In 1917, Harry Burnett Reese worked on a dairy farm owned by the Hershey Company, which morphed into a job in the company’s candy factory. While some folks like to tinker with electronics in their basement, Reese hid beneath his main floor experimenting with different candy formula, with the intention of making extra money to care for his growing family. He created the H. B. Reese Candy Company in 1923, selling a large variety of confections. One day one of his family members got his or her chocolate stuck in his peanut butter. The rest, as they say, is history. When World War II hit, Reese chose to discontinue production of everything but the peanut butter cups, which required less sugar than his other candies. It was a savvy move that guaranteed his family’s prosperity. Reese never saw his 77th birthday, leaving the company to his six sons, Robert, John, Ed, Ralph, Harry, and Charles Richard Reese. In 1963, they decided to sell the business to the Hershey’s Chocolate Company, where Reese had gotten his start close to 50 years before. Therefore, on this national I Love Reese’s Day (it’s a thing), Peaks and Pints presents a flight of peanut butter and chocolate craft beer that we call Craft Beer Crosscut 5.18.19: A Flight of I Love Reese’s Day.
Craft Beer Crosscut 5.18.19: A Flight of I Love Reese’s Day
5.3% ABV, 30 IBU
This Belching Beaver Brewery brewed, 2014 World Beer Championships silver medalist milk stout hits a nostalgic note: Peaks and Pints remembers how good a creamy peanut butter sandwich tastes with a glass of milk. That same luscious, nutty peanut butter flavor flows alongside coffee creamer richness; slight coffee roast and peanut butter on our noses before a lightly roasted, bitter finish.
9.1% ABV, 24 IBU
In 1989, believing that Kansas City was suffering from light-beer fatigue, John McDonald launched Boulevard Brewing Co. McDonald is a pioneer in creating a craft beer culture in Missouri and beyond, redefining American beer as Boulevard grew from a small-scale brewery to the largest in the Midwest. Boulevard’s two top-selling flagship beers, Pale Ale and Unfiltered Wheat, were instrumental in developing a market in Kansas City for craft beer. In Kansas City, Missouri, Christopher Elbow has been handcrafting masterpieces in chocolate for more than 15 years. In developing Chocolate Ale, Elbow and Boulevard brewmaster Steven Pauwels harmonize the interplay of chocolate and malt. Valrhona chocolate from Dominican cacao nibs weaves between layers of honey, brown sugar, caramel and nutty malt, rounding into a luscious, lingering finish.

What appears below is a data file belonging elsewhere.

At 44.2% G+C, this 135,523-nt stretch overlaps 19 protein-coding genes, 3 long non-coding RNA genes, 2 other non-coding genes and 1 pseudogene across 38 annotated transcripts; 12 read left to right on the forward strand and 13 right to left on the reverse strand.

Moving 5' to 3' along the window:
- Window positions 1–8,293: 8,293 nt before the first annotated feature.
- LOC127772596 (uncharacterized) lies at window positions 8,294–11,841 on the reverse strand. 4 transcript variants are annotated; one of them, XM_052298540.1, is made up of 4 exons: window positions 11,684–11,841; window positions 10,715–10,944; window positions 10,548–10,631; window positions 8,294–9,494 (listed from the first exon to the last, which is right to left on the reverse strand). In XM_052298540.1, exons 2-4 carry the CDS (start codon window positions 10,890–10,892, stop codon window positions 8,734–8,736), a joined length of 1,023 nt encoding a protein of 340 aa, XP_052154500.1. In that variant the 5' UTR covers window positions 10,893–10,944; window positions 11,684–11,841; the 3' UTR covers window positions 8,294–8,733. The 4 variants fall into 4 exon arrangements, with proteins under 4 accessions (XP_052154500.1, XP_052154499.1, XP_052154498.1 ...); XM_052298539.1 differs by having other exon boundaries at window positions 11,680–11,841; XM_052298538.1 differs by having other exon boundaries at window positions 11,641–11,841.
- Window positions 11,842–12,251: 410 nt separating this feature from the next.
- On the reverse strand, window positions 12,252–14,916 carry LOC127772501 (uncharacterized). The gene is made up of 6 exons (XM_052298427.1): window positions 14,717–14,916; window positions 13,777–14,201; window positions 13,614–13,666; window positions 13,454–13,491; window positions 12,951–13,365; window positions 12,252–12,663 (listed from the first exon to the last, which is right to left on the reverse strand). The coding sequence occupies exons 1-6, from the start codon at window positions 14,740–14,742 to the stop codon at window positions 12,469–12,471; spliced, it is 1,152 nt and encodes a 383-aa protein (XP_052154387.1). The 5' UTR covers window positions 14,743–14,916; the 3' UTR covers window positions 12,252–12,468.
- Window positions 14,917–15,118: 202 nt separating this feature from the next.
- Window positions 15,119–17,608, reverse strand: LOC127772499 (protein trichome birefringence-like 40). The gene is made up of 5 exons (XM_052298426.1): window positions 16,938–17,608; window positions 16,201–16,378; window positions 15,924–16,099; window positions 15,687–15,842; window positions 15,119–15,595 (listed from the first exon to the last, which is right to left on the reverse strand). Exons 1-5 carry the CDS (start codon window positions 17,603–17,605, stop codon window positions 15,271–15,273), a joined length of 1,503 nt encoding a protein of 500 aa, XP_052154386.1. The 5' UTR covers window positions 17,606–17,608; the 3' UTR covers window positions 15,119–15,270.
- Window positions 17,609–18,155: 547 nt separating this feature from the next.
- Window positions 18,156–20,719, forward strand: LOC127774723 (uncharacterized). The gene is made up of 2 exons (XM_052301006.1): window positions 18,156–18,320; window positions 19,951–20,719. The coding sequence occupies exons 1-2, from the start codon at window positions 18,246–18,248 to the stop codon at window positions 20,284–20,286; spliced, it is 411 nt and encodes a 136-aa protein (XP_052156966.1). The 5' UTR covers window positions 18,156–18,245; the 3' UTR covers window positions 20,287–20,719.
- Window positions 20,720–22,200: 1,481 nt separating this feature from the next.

Wingman Brewers introduced a peanut butter and coconut porter to the Port Townsend Strange Brewfest several years ago. At its 2014 Porterpalooza festival, the Tacoma brewery dropped the coconut and added chocolate. It was a huge hit. It re-appeared for Porterpalooza 2015, this time in 22-ounce bottles as a seasonal. Peanut Butter Cup Porter tastes like a Reese’s Peanut Butter Cup full of rich peanut, chocolate, some light roasted notes and a decent amount of sweetness.
8.5% ABV, 55 IBU
Caldera Brewing Company’s colossal brewery sits just off Interstate 5 near Ashland, Oregon. The brewery honors the passing of a beloved pooch named Mogli with its Mogli bourbon-oaked chocolate imperial porter. Both the style and the beer are a mouthful. The more we smell this craft beer, the more we are reminded of s’mores. We pick up slightly burnt marshmallow, powdery graham cracker and a lot of cocoa. Tucked beneath those notes were some toffee, charred oak and a bit of mocha. The taste opens with a lot of sweet cocoa notes, mixed with roasted malt, espresso and burnt chocolate. Marshmallow and a touch of coffee-like acidity and burnt brownies round out the flavors.
10% ABV, 68 IBU
Victory at Sea’s story begins in 1992, when a homebrewer named Jack White, recognizing the dearth of good supply shops nearby with which to augment his hobby, opened Home Brew Mart near Mission Beach in San Diego. Another homebrewer, Yuseff Cherney, soon joined him, and together the two moved the brews they were making in their back yards to the back of the shop. In 1996, Ballast Point was born. It wasn’t until 2007, however, that Victory at Sea imperial porter premiered tasting almost like tiramisu. Bitter medium-roast coffee flavors play at the sides of the tongue while a sweet vanilla and Irish cream character build at the front. The variants followed, including Peanut Butter Cup Victory At Sea, a 10 percent ABV imperial porter brewed with coffee beans sourced from Caffe Calabria, vanilla, chocolate and peanut butter. Creamily cohesive peanut-buttered black chocolate melds with dark-roast coffee. Nutty mocha resilience allows dark toffee, vanilla, espresso and cappuccino illusions to deepen its rich complexity. Hops lend some bitterness to the beer’s light roast and alcohol, culminating in a long dry finish with light coffee notes left on the tongue.